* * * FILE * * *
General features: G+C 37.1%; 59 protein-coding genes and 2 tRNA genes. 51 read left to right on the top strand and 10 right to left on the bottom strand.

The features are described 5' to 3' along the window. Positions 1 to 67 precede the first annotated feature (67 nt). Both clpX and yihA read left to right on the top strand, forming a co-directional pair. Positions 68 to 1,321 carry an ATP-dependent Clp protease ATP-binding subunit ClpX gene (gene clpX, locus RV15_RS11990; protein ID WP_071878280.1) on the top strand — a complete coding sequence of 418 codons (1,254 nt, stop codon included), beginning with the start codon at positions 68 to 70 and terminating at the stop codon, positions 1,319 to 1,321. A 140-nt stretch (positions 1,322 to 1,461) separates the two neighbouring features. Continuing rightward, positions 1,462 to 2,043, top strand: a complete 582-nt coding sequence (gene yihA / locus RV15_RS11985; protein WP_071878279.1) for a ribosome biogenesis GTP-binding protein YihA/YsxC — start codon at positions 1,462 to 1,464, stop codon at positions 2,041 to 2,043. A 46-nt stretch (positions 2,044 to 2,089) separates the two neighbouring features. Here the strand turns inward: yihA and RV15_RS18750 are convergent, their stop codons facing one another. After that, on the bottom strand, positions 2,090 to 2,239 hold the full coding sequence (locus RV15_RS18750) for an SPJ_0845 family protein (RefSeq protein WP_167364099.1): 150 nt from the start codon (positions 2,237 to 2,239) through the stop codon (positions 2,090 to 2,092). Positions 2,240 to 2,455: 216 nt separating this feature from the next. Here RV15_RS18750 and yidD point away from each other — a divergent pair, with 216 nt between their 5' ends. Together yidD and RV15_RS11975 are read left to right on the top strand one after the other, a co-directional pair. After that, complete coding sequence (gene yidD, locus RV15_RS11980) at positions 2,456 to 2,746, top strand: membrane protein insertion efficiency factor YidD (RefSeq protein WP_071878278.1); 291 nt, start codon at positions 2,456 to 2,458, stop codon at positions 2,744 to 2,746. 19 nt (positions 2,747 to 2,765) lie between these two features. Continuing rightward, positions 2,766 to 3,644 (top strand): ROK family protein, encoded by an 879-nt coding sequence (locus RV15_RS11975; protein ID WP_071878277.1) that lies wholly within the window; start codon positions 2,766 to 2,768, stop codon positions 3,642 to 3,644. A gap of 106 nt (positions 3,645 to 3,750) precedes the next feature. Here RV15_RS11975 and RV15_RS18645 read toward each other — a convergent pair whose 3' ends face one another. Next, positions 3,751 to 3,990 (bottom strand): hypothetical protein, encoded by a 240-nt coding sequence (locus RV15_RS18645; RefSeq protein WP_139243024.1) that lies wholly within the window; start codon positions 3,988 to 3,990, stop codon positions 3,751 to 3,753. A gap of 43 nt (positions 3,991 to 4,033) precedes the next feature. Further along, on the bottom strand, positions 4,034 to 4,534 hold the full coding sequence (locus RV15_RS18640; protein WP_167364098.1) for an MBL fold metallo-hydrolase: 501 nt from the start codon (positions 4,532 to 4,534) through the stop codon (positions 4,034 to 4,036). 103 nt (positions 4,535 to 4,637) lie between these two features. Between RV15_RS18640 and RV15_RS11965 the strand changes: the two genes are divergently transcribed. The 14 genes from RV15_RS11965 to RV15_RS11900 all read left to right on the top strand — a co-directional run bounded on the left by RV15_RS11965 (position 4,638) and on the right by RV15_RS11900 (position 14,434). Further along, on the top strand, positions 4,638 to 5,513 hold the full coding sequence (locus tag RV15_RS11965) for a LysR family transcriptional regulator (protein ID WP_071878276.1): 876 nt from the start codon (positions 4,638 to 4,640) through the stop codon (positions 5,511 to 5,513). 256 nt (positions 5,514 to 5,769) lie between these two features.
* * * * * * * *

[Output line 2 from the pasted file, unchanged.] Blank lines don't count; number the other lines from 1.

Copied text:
The features are described 5' to 3' along the window. Positions 1 to 67 precede the first annotated feature (67 nt). Both clpX and yihA read left to right on the top strand, forming a co-directional pair. Positions 68 to 1,321 carry an ATP-dependent Clp protease ATP-binding subunit ClpX gene (gene clpX, locus RV15_RS11990; protein ID WP_071878280.1) on the top strand — a complete coding sequence of 418 codons (1,254 nt, stop codon included), beginning with the start codon at positions 68 to 70 and terminating at the stop codon, positions 1,319 to 1,321. A 140-nt stretch (positions 1,322 to 1,461) separates the two neighbouring features. Continuing rightward, positions 1,462 to 2,043, top strand: a complete 582-nt coding sequence (gene yihA / locus RV15_RS11985; protein WP_071878279.1) for a ribosome biogenesis GTP-binding protein YihA/YsxC — start codon at positions 1,462 to 1,464, stop codon at positions 2,041 to 2,043. A 46-nt stretch (positions 2,044 to 2,089) separates the two neighbouring features. Here the strand turns inward: yihA and RV15_RS18750 are convergent, their stop codons facing one another. After that, on the bottom strand, positions 2,090 to 2,239 hold the full coding sequence (locus RV15_RS18750) for an SPJ_0845 family protein (RefSeq protein WP_167364099.1): 150 nt from the start codon (positions 2,237 to 2,239) through the stop codon (positions 2,090 to 2,092). Positions 2,240 to 2,455: 216 nt separating this feature from the next. Here RV15_RS18750 and yidD point away from each other — a divergent pair, with 216 nt between their 5' ends. Together yidD and RV15_RS11975 are read left to right on the top strand one after the other, a co-directional pair. After that, complete coding sequence (gene yidD, locus RV15_RS11980) at positions 2,456 to 2,746, top strand: membrane protein insertion efficiency factor YidD (RefSeq protein WP_071878278.1); 291 nt, start codon at positions 2,456 to 2,458, stop codon at positions 2,744 to 2,746. 19 nt (positions 2,747 to 2,765) lie between these two features. Continuing rightward, positions 2,766 to 3,644 (top strand): ROK family protein, encoded by an 879-nt coding sequence (locus RV15_RS11975; protein ID WP_071878277.1) that lies wholly within the window; start codon positions 2,766 to 2,768, stop codon positions 3,642 to 3,644. A gap of 106 nt (positions 3,645 to 3,750) precedes the next feature. Here RV15_RS11975 and RV15_RS18645 read toward each other — a convergent pair whose 3' ends face one another. Next, positions 3,751 to 3,990 (bottom strand): hypothetical protein, encoded by a 240-nt coding sequence (locus RV15_RS18645; RefSeq protein WP_139243024.1) that lies wholly within the window; start codon positions 3,988 to 3,990, stop codon positions 3,751 to 3,753. A gap of 43 nt (positions 3,991 to 4,033) precedes the next feature. Further along, on the bottom strand, positions 4,034 to 4,534 hold the full coding sequence (locus RV15_RS18640; protein WP_167364098.1) for an MBL fold metallo-hydrolase: 501 nt from the start codon (positions 4,532 to 4,534) through the stop codon (positions 4,034 to 4,036). 103 nt (positions 4,535 to 4,637) lie between these two features. Between RV15_RS18640 and RV15_RS11965 the strand changes: the two genes are divergently transcribed. The 14 genes from RV15_RS11965 to RV15_RS11900 all read left to right on the top strand — a co-directional run bounded on the left by RV15_RS11965 (position 4,638) and on the right by RV15_RS11900 (position 14,434). Further along, on the top strand, positions 4,638 to 5,513 hold the full coding sequence (locus tag RV15_RS11965) for a LysR family transcriptional regulator (protein ID WP_071878276.1): 876 nt from the start codon (positions 4,638 to 4,640) through the stop codon (positions 5,511 to 5,513). 256 nt (positions 5,514 to 5,769) lie between these two features.